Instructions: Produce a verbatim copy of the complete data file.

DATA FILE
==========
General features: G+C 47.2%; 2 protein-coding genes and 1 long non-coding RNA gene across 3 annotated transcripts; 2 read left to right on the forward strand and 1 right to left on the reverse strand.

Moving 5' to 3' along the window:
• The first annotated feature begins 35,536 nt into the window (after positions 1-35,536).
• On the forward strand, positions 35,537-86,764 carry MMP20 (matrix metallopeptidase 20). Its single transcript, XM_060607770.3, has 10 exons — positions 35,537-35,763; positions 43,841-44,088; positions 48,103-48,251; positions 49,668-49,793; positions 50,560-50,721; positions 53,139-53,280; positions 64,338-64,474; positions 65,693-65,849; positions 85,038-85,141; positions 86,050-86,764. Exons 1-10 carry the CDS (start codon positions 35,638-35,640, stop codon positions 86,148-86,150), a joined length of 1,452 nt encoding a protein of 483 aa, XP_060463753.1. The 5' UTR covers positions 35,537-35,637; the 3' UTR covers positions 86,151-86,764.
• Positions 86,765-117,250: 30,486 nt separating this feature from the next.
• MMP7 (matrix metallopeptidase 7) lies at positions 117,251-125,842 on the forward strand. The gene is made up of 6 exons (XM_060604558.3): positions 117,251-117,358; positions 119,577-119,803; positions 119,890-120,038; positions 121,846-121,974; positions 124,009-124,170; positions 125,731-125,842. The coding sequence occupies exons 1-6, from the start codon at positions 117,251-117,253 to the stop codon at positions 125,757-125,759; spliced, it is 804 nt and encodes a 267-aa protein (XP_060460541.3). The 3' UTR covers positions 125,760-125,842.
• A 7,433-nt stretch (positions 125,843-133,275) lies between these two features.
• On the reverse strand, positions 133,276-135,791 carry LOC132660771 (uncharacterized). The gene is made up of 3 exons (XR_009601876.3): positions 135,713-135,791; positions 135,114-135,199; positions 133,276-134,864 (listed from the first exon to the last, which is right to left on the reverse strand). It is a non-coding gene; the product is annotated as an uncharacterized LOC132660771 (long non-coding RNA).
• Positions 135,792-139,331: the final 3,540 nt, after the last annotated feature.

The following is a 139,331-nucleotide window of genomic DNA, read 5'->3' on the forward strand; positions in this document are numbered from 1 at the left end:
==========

General features: G+C 47.2%; 2 protein-coding genes and 1 long non-coding RNA gene across 3 annotated transcripts; 2 read left to right on the forward strand and 1 right to left on the reverse strand.

Moving 5' to 3' along the window:
• The first annotated feature begins 35,536 nt into the window (after positions 1-35,536).
• On the forward strand, positions 35,537-86,764 carry MMP20 (matrix metallopeptidase 20). Its single transcript, XM_060607770.3, has 10 exons — positions 35,537-35,763; positions 43,841-44,088; positions 48,103-48,251; positions 49,668-49,793; positions 50,560-50,721; positions 53,139-53,280; positions 64,338-64,474; positions 65,693-65,849; positions 85,038-85,141; positions 86,050-86,764. Exons 1-10 carry the CDS (start codon positions 35,638-35,640, stop codon positions 86,148-86,150), a joined length of 1,452 nt encoding a protein of 483 aa, XP_060463753.1. The 5' UTR covers positions 35,537-35,637; the 3' UTR covers positions 86,151-86,764.
• Positions 86,765-117,250: 30,486 nt separating this feature from the next.
• MMP7 (matrix metallopeptidase 7) lies at positions 117,251-125,842 on the forward strand. The gene is made up of 6 exons (XM_060604558.3): positions 117,251-117,358; positions 119,577-119,803; positions 119,890-120,038; positions 121,846-121,974; positions 124,009-124,170; positions 125,731-125,842. The coding sequence occupies exons 1-6, from the start codon at positions 117,251-117,253 to the stop codon at positions 125,757-125,759; spliced, it is 804 nt and encodes a 267-aa protein (XP_060460541.3). The 3' UTR covers positions 125,760-125,842.
• A 7,433-nt stretch (positions 125,843-133,275) lies between these two features.
• On the reverse strand, positions 133,276-135,791 carry LOC132660771 (uncharacterized). The gene is made up of 3 exons (XR_009601876.3): positions 135,713-135,791; positions 135,114-135,199; positions 133,276-134,864 (listed from the first exon to the last, which is right to left on the reverse strand). It is a non-coding gene; the product is annotated as an uncharacterized LOC132660771 (long non-coding RNA).
• Positions 135,792-139,331: the final 3,540 nt, after the last annotated feature.

The following is a 139,331-nucleotide window of genomic DNA, read 5'->3' on the forward strand; positions in this document are numbered from 1 at the left end: